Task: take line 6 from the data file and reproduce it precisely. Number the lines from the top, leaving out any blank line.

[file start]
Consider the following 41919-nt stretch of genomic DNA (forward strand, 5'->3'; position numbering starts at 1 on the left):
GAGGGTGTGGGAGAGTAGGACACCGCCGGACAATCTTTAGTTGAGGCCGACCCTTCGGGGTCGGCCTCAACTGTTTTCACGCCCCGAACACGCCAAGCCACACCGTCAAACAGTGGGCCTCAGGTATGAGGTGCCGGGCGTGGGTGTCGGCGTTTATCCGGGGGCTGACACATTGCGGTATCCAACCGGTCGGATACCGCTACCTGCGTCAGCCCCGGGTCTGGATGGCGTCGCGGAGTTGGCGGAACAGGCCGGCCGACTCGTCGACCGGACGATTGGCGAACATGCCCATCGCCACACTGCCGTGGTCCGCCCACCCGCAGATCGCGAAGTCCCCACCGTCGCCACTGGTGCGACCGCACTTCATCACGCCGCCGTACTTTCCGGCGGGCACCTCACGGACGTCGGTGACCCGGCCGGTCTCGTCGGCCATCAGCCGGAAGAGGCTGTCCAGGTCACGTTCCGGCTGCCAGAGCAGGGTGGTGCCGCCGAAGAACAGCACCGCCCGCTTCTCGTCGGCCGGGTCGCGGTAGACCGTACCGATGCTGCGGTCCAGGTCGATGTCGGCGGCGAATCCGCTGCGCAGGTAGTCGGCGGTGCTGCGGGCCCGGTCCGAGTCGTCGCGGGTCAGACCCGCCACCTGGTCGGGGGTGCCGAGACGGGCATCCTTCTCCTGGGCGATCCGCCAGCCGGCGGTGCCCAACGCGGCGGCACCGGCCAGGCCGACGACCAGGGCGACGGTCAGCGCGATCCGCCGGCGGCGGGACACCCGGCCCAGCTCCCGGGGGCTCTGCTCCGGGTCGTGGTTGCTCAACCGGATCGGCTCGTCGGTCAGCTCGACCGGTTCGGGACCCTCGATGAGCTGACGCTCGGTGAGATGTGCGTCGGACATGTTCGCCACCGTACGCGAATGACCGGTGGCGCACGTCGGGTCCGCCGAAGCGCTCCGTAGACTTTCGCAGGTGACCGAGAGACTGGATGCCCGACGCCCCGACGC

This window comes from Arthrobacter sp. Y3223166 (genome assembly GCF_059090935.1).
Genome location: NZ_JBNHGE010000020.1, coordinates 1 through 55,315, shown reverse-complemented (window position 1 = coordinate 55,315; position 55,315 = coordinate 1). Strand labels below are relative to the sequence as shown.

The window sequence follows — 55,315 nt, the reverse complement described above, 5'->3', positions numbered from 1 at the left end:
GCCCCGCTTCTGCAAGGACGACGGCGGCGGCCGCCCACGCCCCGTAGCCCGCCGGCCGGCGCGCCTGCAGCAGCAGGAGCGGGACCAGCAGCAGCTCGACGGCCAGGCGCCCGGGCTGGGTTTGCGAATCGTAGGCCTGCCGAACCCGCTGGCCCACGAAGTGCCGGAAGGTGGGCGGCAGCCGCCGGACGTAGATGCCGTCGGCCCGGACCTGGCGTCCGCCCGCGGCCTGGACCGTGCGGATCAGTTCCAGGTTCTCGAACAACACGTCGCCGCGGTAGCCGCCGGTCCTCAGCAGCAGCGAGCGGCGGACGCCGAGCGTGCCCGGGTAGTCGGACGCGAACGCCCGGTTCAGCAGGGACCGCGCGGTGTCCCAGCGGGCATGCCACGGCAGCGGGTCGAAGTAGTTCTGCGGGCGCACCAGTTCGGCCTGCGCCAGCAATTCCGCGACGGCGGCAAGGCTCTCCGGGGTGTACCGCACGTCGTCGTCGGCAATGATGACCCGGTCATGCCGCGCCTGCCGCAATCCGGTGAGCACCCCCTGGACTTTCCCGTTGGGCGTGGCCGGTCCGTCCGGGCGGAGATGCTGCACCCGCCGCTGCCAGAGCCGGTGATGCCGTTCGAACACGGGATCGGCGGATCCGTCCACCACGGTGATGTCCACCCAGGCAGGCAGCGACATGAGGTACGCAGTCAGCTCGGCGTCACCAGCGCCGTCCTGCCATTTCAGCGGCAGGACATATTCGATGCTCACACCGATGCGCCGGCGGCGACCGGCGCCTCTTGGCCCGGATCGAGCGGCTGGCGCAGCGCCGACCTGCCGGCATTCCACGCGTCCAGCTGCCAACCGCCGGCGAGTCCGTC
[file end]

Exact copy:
GCCCCGCTTCTGCAAGGACGACGGCGGCGGCCGCCCACGCCCCGTAGCCCGCCGGCCGGCGCGCCTGCAGCAGCAGGAGCGGGACCAGCAGCAGCTCGACGGCCAGGCGCCCGGGCTGGGTTTGCGAATCGTAGGCCTGCCGAACCCGCTGGCCCACGAAGTGCCGGAAGGTGGGCGGCAGCCGCCGGACGTAGATGCCGTCGGCCCGGACCTGGCGTCCGCCCGCGGCCTGGACCGTGCGGATCAGTTCCAGGTTCTCGAACAACACGTCGCCGCGGTAGCCGCCGGTCCTCAGCAGCAGCGAGCGGCGGACGCCGAGCGTGCCCGGGTAGTCGGACGCGAACGCCCGGTTCAGCAGGGACCGCGCGGTGTCCCAGCGGGCATGCCACGGCAGCGGGTCGAAGTAGTTCTGCGGGCGCACCAGTTCGGCCTGCGCCAGCAATTCCGCGACGGCGGCAAGGCTCTCCGGGGTGTACCGCACGTCGTCGTCGGCAATGATGACCCGGTCATGCCGCGCCTGCCGCAATCCGGTGAGCACCCCCTGGACTTTCCCGTTGGGCGTGGCCGGTCCGTCCGGGCGGAGATGCTGCACCCGCCGCTGCCAGAGCCGGTGATGCCGTTCGAACACGGGATCGGCGGATCCGTCCACCACGGTGATGTCCACCCAGGCAGGCAGCGACATGAGGTACGCAGTCAGCTCGGCGTCACCAGCGCCGTCCTGCCATTTCAGCGGCAGGACATATTCGATGCTCACACCGATGCGCCGGCGGCGACCGGCGCCTCTTGGCCCGGATCGAGCGGCTGGCGCAGCGCCGACCTGCCGGCATTCCACGCGTCCAGCTGCCAACCGCCGGCGAGTCCGTC